Today, more than ever, APIs are connecting apps and systems. They have become the glue of modern architectures, and it is imperative to leverage APIs for agility, flexibility, and ease of use.
In this blog post, we will cover how to extract data via API from Broadcom’s AIOps platform. The data we can consume via API can be logs, events, devices, metrics, or alarms, but in this post, we will focus on relevant insights produced by the platform via AI/ML.
The use case we will focus on in this blog post will be: How do I fetch all anomalies related to heap memory for a specific host via API?
DX Operational Intelligence exposes data and insights from its data lake in several manners:
Remember, the option you choose will depend on your use case with APIs being the preferred option for custom integrations.
Before invoking the REST APIs we need to get authenticated. The auth endpoint call will produce an authorization token to be used in subsequent calls. Mandatory information for this endpoint is listed below.
All this information put in a curl command would be:
curl --location --request POST 'https://axa.dxi-na1.saas.broadcom.com/ess/security/v1/token?grant_type=Password&username=<username>&password=<password>' \
--header 'Content-Transfer-Encoding: application/x-www-form-urlencoded' \
--header 'Authorization: Basic <base64-encoded tenant>'
The output received is a JSON document that contains several key fields, including “tkn”, the authorization token we will need for subsequent queries as an authorization parameter. Let’s see how.
We start by building the authorization token for the query APIs. To do that, we must append our tenant name (e.g. MYTENANT) to the token obtained before (e.g. 4c15493c-4abe-45e5-9e14-4d666b52459e) like this:
And we need to base64-encode the full string to pass it as an authorization token. After encoding it will look similar to this:
Now we are ready to use it as Bearer Authorization Header in subsequent calls.
Query APIs in AIOps need a data type category and data type name as optional parameters to narrow down our results. These two fields are embedded in the URL, for instance:
An example of this call with a specific data type category and name is:
But how do we know the available data type names for a category (e.g. alarms_anomaly)?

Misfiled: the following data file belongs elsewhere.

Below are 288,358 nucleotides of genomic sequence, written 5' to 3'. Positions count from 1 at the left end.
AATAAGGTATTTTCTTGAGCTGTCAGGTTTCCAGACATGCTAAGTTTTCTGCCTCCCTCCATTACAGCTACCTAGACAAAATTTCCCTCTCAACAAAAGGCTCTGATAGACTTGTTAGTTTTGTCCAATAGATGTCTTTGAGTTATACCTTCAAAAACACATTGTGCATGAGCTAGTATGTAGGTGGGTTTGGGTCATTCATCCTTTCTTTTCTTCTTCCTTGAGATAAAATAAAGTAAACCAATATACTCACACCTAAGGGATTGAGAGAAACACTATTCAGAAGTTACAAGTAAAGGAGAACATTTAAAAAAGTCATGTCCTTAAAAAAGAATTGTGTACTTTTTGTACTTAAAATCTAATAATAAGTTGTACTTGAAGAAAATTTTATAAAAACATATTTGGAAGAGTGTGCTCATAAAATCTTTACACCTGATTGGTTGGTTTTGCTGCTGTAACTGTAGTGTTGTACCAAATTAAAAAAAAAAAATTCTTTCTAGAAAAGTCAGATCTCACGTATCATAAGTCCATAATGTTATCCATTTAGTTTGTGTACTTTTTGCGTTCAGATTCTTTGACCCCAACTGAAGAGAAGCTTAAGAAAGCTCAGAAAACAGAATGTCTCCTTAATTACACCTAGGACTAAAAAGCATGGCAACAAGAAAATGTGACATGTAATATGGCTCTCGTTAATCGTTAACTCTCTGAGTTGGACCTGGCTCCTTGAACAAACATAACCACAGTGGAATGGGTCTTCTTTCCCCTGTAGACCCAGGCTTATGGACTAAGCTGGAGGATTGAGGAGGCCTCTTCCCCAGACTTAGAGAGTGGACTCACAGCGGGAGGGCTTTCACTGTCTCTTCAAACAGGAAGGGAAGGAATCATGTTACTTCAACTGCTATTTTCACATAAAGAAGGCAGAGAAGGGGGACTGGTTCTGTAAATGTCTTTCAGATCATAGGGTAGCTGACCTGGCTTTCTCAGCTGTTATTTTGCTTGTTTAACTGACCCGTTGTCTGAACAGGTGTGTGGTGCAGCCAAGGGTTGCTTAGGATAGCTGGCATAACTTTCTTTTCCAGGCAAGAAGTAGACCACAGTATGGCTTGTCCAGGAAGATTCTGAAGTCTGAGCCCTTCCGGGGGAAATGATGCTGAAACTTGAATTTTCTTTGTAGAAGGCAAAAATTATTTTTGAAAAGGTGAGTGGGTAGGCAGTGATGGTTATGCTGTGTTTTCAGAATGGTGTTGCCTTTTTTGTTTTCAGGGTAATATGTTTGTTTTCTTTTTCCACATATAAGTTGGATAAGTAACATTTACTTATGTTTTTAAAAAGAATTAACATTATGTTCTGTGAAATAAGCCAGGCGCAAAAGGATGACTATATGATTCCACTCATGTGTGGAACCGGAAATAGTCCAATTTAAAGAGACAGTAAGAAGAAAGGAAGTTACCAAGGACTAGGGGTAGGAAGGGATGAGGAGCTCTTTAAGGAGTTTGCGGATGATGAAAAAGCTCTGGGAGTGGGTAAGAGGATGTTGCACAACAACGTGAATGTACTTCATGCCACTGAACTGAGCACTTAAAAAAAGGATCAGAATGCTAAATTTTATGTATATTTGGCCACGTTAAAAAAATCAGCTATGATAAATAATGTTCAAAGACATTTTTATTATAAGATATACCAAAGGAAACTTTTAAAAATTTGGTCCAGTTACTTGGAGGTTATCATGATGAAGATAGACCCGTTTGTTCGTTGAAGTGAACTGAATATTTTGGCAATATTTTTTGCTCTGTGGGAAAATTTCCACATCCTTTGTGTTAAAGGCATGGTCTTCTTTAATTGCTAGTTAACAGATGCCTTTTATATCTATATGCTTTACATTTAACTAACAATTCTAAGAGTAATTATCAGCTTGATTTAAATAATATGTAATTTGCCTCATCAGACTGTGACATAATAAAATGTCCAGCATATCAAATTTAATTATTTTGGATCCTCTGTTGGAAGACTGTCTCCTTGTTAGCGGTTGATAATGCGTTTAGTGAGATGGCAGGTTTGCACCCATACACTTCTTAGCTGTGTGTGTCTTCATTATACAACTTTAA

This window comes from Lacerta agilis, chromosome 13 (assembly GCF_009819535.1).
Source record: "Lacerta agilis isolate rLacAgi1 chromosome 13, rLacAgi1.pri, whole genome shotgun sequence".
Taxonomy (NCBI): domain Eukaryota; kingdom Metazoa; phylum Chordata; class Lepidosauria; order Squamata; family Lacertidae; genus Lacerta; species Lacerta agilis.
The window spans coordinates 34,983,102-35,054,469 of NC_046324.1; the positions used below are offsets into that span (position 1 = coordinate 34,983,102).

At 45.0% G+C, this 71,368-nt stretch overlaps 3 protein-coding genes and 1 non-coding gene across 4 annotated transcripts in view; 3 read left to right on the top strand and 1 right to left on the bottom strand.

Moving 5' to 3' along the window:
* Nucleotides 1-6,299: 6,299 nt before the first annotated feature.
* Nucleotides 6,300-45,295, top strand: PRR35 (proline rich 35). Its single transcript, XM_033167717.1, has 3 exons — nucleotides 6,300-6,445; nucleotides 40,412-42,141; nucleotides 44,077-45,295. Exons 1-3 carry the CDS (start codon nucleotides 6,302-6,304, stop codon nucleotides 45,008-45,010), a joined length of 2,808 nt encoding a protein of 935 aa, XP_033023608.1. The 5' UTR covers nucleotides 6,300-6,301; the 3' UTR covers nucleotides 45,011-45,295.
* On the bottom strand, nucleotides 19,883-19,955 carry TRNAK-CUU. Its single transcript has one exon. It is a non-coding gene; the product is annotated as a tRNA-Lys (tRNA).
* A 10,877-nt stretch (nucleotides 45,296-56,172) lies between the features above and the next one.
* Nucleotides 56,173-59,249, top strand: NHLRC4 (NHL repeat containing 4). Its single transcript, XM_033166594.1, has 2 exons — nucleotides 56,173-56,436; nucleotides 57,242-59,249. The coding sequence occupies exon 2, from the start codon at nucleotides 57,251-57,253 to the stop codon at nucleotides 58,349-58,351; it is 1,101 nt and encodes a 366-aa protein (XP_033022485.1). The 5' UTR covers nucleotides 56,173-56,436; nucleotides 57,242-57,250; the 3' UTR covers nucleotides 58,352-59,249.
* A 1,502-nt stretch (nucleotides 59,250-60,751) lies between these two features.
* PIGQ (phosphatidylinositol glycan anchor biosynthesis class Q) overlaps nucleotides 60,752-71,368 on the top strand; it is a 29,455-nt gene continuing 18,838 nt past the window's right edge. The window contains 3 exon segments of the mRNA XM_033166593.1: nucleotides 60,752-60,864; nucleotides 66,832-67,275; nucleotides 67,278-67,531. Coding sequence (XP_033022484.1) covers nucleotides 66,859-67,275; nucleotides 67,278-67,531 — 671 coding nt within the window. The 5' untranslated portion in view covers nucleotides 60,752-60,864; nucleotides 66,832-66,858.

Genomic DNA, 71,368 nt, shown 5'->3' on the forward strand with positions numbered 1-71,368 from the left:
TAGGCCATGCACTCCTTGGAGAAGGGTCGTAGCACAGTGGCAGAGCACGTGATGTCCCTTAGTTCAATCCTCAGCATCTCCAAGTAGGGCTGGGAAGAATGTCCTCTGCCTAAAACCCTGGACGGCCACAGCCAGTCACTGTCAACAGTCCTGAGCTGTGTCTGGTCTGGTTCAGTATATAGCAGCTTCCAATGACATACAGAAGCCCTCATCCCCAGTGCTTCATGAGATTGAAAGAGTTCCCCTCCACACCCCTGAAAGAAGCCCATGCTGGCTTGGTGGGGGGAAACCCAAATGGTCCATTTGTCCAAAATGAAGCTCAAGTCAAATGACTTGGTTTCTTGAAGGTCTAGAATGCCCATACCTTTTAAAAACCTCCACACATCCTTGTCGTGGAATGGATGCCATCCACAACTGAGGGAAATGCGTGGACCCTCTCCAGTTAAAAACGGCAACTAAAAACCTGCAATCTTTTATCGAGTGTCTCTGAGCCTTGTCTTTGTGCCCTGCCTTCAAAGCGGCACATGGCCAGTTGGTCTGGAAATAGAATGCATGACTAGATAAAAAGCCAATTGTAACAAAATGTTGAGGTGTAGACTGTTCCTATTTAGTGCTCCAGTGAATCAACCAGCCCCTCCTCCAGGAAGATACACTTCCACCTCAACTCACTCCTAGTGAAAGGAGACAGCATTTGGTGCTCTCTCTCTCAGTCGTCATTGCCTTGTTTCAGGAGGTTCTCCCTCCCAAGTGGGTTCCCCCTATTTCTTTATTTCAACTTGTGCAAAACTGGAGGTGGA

Let’s illustrate this by example. We want to know all data type names for category equals alarms. Then we need to trigger a GET against:
Using the Bearer Auth token from the previous section.
For code lovers, it looks like this via Curl:
curl --location --request GET 'https://axa.dxi-na1.saas.broadcom.com/mdo/v2/aoanalytics/alarms/datatypes' \
--header 'Authorization: Bearer eyJ0a2....TlpBTEVaIn0='
And this call will produce all the data type names available for “alarms”. Sample output:
Cool, so now we are making progress. We have the auth token and the data type categories and names.
Let’s now target our final use case: How do I fetch all anomalies related to heap memory for a specific host via API?
We know we should target alarms and, more specifically, anomaly alarms. So this gives us the URL to attack:
So, connecting dots, we just need to launch a GET request against:
(Note the data type category set to “alarms” and the data type name set to “alarms_anomaly”) using the Authorization Bearer token obtained in the previous section.
This will produce a raw list of Anomalies (abnormal value of a metric detected by the platform), and to narrow down the results to heap memory, we can use the query parameter as follows:
Note: we query anomalies containing the keyword “Heap” in the anomaly message and belonging to a specific host. We have also capped the output to a max of 10 hits, and we could further limit the output by using the parameters “timefrom” and “timeto” in ISO8601 format.
One more time, this request in Curl would be:
curl --location --request GET 'https://axa.dxi-na1.saas.broadcom.com/mdo/v2/aoanalytics/alarms/alarms_anomaly/_search?q=(message:*Heap*%20AND%20host:%20muntest001220)&size=10' \
--header 'Authorization: Bearer eyJ0a24iOiJmNDI……iQ1NBLUdPTlpBTEVaIn0='
The sample output of this request is:
"alarm_name": "Heap Used Percent",
… (output trimmed)
So you have now seen how to consume insights from DX Operational Intelligence programmatically via API. This is a great kick start to orchestrate integrations and leverage the AI/ML-driven data produced by Broadcom’s AIOps platform.
For advance usage and optional API fields, refer to the official documentation.
Visit Broadcom Enterprise Academy for more AIOps resources.